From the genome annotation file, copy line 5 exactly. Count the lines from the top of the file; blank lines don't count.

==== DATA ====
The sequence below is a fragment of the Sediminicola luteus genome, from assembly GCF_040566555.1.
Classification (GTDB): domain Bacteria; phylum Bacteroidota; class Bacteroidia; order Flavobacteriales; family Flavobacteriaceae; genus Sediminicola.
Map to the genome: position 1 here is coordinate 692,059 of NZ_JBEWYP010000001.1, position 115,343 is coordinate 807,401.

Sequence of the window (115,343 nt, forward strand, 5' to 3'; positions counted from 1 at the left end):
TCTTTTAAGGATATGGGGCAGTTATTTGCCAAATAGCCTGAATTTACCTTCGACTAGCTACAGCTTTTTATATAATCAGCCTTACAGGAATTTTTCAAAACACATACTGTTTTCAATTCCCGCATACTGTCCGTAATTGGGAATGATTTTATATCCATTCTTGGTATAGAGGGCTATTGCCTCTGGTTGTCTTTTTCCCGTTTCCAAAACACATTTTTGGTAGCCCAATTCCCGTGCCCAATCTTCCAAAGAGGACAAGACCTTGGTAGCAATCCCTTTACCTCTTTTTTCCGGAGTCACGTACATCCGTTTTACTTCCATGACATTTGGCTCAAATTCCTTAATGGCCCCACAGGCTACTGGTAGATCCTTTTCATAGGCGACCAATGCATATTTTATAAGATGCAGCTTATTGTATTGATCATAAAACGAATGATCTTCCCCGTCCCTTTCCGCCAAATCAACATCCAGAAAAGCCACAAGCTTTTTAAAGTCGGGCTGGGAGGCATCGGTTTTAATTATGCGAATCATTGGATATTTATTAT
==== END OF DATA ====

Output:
TCTTTTAAGGATATGGGGCAGTTATTTGCCAAATAGCCTGAATTTACCTTCGACTAGCTACAGCTTTTTATATAATCAGCCTTACAGGAATTTTTCAAAACACATACTGTTTTCAATTCCCGCATACTGTCCGTAATTGGGAATGATTTTATATCCATTCTTGGTATAGAGGGCTATTGCCTCTGGTTGTCTTTTTCCCGTTTCCAAAACACATTTTTGGTAGCCCAATTCCCGTGCCCAATCTTCCAAAGAGGACAAGACCTTGGTAGCAATCCCTTTACCTCTTTTTTCCGGAGTCACGTACATCCGTTTTACTTCCATGACATTTGGCTCAAATTCCTTAATGGCCCCACAGGCTACTGGTAGATCCTTTTCATAGGCGACCAATGCATATTTTATAAGATGCAGCTTATTGTATTGATCATAAAACGAATGATCTTCCCCGTCCCTTTCCGCCAAATCAACATCCAGAAAAGCCACAAGCTTTTTAAAGTCGGGCTGGGAGGCATCGGTTTTAATTATGCGAATCATTGGATATTTATTAT